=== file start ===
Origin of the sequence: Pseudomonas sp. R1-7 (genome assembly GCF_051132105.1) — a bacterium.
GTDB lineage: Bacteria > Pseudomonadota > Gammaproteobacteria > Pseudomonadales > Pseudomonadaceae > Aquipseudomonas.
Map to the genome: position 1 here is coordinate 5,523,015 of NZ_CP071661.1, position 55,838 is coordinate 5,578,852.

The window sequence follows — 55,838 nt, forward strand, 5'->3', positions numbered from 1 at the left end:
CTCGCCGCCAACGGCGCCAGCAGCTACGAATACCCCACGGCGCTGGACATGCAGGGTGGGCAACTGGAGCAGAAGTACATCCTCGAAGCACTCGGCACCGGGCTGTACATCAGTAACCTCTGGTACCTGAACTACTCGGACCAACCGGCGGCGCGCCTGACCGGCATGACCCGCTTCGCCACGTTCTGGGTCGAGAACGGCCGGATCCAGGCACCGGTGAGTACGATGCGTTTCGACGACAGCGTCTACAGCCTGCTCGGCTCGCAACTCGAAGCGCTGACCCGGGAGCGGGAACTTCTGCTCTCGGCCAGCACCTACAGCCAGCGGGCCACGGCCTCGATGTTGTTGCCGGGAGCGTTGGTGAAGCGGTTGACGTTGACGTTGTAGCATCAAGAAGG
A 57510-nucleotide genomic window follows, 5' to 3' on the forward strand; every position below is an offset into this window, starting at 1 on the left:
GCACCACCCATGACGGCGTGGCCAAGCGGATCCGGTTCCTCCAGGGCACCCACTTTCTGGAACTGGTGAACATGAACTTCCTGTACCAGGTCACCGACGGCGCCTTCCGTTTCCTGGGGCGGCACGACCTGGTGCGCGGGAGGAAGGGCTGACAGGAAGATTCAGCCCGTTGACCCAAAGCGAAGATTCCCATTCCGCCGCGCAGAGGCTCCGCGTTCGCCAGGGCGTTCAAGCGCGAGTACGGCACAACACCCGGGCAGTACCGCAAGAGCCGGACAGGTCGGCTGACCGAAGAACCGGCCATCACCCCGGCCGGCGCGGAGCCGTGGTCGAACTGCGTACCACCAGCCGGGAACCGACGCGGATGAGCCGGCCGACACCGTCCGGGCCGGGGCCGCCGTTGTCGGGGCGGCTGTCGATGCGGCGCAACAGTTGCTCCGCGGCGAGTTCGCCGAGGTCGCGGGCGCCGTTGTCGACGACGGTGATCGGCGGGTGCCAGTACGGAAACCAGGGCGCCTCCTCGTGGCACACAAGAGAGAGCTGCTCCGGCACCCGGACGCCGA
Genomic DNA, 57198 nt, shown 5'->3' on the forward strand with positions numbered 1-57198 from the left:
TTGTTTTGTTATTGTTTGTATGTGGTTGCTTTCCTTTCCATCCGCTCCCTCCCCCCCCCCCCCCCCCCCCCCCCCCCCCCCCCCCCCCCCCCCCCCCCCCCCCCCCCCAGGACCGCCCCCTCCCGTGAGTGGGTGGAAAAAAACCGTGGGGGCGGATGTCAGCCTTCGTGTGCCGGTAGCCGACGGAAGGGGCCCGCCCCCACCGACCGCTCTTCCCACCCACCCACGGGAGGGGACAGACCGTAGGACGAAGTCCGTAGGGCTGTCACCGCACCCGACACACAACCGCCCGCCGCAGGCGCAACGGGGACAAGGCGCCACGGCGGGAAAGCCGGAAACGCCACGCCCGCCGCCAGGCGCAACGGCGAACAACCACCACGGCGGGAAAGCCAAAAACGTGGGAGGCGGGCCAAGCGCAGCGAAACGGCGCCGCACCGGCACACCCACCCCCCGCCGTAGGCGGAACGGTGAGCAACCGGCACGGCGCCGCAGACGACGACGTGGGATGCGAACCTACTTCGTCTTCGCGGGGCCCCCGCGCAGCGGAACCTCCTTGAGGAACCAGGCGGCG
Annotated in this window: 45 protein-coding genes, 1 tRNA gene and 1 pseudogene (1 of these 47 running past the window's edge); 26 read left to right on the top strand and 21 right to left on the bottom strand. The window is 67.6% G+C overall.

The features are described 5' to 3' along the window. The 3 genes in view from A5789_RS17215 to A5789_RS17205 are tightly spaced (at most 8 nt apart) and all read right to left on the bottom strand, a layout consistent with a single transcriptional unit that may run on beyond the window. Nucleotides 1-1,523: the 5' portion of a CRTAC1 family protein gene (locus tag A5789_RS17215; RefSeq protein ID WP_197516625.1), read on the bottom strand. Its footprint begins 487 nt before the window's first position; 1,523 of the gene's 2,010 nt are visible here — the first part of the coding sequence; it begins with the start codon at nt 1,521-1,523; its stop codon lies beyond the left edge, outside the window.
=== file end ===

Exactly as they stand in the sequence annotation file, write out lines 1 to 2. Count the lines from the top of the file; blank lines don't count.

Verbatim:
Origin of the sequence: Pseudomonas sp. R1-7 (genome assembly GCF_051132105.1) — a bacterium.
GTDB lineage: Bacteria > Pseudomonadota > Gammaproteobacteria > Pseudomonadales > Pseudomonadaceae > Aquipseudomonas.